Supply chain disruptions have made international headlines since the COVID-19 pandemic began, but enterprise security leaders have been working behind the scenes for decades to secure their supply chains from threats.
In today’s economic and historical environment, current events such as bottlenecking at ports and staffing shortages have widespread effects on business continuity and supply chain operations, according to the Everstream 2022 Annual Supply Chain Risk Report. Additionally, the uptick in severe weather and increased climate risk have also affected global supply chains through issues related to water instability and sustainability regulations.
The Power of a Positive Security Culture
Threat actors have targeted global supply chains using tactics such as theft and fraud, according to the British Standards Institute (BSI) Supply Chain Risk Insights Report. Attacks including cargo theft and hijacking are some of the top external threats to watch for, says Brent Black, Assistant Director, Supply Chain Security at Hy-Vee, a grocery chain with locations across the Midwestern United States. Black says that fostering a security culture in the company’s driver cohort has been critical to preventing physical attacks on truck shipments. “If they see something that they think is out of place or would jeopardize their safety or the security of other drivers, they’ll come forward — either to leadership or directly to the security function,” Black says.
That positive security culture — and corporate culture in general — also helps mitigate insider threats to the supply chain. If insiders decide to intentionally disrupt a supply chain, their level of access and knowledge of company processes can make them a significant threat. However, combatting this with a fair working environment can help prevent insider threats before they escalate. “Providing employees with great benefits, compensating them well, and treating them like family” are some ways enterprise organizations can mitigate security risks by building trust between employees as well as the leadership level at organizations, says Black.
Aside from employee compensation, both business leadership and Human Resources (HR) play an important role in mitigating supply chain security disruptions. Scott Martino, Senior Director, Global Supply Chain Security & Intelligence at Sensitech, says that HR practices such as background checks and rigorous hiring processes can help reduce insider risk. Martino, who leads a team of supply chain security professionals to analyze global risk, conduct investigations and assess supply chain security practices, says that HR practices are one piece of the supply chain security puzzle. “Having a security program in place that will make someone think twice about targeting your shipments or facilities and move on” is a critical goal for supply chain security professionals, he says.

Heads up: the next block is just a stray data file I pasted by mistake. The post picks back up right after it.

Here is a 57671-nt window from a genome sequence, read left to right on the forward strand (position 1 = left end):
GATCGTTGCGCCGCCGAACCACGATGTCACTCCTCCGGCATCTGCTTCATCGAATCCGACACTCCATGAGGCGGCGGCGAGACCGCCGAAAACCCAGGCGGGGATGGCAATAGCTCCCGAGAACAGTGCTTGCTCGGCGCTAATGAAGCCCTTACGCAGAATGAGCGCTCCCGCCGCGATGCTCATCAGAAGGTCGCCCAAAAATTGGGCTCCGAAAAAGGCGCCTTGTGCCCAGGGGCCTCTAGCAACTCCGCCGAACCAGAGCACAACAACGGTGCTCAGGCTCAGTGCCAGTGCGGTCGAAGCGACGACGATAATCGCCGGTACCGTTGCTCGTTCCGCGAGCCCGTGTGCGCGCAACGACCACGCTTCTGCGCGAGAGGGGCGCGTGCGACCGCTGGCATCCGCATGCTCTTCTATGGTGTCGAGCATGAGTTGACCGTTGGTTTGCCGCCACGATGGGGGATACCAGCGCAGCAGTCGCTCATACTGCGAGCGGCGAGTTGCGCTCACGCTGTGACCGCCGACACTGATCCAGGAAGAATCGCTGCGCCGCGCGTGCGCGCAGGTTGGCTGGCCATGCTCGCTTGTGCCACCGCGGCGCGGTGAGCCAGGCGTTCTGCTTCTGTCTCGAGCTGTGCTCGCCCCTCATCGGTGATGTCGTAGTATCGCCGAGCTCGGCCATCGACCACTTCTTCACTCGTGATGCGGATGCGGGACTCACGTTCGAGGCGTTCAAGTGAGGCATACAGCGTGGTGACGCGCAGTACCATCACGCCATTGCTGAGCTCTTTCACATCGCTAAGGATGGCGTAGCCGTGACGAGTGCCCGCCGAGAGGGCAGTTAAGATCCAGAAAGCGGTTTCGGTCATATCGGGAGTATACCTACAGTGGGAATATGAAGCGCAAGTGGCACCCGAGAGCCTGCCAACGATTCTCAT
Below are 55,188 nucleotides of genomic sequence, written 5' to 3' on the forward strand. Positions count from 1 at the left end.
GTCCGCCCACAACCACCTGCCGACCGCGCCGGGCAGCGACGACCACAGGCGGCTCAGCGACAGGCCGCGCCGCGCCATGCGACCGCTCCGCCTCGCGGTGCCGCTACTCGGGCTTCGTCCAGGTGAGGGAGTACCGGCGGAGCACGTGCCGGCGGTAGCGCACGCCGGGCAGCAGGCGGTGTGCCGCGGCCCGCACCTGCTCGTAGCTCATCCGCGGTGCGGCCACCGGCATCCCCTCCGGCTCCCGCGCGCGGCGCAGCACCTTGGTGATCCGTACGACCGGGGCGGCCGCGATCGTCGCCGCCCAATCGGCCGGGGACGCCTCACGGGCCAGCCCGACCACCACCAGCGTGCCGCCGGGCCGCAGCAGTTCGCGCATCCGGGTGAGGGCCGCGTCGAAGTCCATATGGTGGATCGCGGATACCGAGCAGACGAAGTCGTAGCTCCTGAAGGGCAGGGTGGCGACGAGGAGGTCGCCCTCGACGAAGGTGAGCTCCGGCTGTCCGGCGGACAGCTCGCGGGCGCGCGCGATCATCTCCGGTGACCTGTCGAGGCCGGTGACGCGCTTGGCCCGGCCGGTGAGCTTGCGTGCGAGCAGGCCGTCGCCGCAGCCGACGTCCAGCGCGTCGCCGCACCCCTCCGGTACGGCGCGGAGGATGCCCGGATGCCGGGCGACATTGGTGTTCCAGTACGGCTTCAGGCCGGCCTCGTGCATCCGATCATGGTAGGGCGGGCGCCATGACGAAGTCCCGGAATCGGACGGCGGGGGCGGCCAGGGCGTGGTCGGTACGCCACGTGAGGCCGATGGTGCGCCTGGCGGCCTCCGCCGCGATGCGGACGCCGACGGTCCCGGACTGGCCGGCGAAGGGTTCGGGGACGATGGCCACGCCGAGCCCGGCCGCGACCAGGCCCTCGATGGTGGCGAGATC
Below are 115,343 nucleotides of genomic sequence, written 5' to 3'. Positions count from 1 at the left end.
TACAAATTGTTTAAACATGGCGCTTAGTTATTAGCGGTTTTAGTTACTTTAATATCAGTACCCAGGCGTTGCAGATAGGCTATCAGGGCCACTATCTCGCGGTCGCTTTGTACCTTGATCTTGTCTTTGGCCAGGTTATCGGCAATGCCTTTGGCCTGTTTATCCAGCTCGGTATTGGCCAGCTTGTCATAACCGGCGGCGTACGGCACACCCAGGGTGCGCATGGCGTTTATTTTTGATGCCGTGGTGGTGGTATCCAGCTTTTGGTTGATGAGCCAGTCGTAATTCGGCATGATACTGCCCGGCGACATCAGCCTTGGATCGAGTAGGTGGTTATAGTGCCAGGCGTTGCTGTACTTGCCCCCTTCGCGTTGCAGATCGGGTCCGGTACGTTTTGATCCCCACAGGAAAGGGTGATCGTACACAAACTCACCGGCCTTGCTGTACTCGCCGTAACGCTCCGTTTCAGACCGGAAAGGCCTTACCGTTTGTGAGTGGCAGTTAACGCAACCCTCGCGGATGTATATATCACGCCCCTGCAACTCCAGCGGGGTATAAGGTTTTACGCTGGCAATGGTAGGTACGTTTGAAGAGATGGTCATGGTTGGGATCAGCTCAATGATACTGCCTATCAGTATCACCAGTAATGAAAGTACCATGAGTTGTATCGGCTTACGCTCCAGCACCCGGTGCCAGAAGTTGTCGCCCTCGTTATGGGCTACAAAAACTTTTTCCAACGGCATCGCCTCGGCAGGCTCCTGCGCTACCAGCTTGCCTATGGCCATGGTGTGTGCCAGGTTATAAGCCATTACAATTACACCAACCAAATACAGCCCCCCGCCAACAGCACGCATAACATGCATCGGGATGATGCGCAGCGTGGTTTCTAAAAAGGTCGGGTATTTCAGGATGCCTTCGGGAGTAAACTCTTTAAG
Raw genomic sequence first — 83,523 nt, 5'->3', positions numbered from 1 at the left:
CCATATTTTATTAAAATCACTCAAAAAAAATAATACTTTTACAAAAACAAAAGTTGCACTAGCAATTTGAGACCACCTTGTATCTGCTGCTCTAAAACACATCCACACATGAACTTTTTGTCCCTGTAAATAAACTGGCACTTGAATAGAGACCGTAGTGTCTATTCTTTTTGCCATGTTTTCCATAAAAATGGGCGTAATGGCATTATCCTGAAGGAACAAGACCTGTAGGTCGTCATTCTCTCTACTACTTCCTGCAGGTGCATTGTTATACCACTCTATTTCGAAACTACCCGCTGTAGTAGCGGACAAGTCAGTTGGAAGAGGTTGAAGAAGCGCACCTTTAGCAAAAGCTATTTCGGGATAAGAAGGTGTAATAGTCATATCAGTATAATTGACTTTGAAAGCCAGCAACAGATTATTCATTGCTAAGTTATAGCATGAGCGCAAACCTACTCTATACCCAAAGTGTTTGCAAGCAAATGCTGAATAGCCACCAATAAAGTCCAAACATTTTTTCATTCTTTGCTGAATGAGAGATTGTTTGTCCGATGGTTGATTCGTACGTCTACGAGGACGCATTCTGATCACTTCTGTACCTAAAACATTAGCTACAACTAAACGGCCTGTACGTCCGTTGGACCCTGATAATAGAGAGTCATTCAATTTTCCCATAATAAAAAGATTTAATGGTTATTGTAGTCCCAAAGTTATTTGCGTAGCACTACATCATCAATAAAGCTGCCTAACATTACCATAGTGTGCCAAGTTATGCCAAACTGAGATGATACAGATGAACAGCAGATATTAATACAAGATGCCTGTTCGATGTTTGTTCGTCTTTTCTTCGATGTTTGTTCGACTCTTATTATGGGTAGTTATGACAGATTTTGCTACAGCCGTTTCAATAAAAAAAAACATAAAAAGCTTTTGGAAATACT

Ongoing Supply Chain Risk Assessments
Continually assessing enterprise security posture is key to achieving that goal, Martino says. “Make sure that you have someone who’s going out and evaluating your security programs, looking at your facilities, and making sure that all of those different layers that you set up are actually being used,” Martino says. These security checks can extend to suppliers as well to reduce third-party risk in an enterprise’s interconnected supply chain, Martino continues.
Black conducts regular physical penetration tests at Hy-Vee facilities to make sure the firm’s security strategy stays up to date with current threats. By posing as an unknown individual attempting to gain access to a facility, security leaders are able to simulate an incident and test the organization’s security plan. Testing not only an organization’s perimeter security, but also its internal access control and employee security awareness can help a security team assess the maturity of a layered strategy.
Physical Security Technology and Access Control
A security plan that includes layers of technology and people can help harden an organization against supply chain disruptions, according to Martino. With a positive security culture, employees aid in loss prevention and incident mitigation, but — considering the effects that staff shortages have had on global supply chains — employees can only do so much without the help of security technology.
Video surveillance around entrance and egress points in a facility; electronic shipment location monitoring; and global threat intelligence programs all play a role in global supply chain security, says Martino. “Having some type of technology in place and being proactive on gathering intelligence and knowing the criminal landscape is also very important,” he adds.
In addition to surveillance on a building’s perimeter, security cameras on delivery trucks can help mitigate supply chain disruptions, says Black. If criminal activity such as cargo theft were to occur, “cameras can help out with the video evidence in prosecuting or investigating the person or group behind the crime,” he says. Visible security cameras could also serve as a deterrent to would-be attackers, preventing an incident before it occurs.
Taking a proactive approach to supply chain security by leveraging technology, employee security awareness, and performing ongoing tests of enterprise security posture can help security professionals stay ahead of supply chain disruptions. “Don’t wait until an incident happens,” Martino says. “Security leaders need to be prepared to respond swiftly by acting on pre-established contingency plans and be able to assess the situation, anticipate what the impacts might be, and adopt the right protocols to resolve the supply chain disruption.”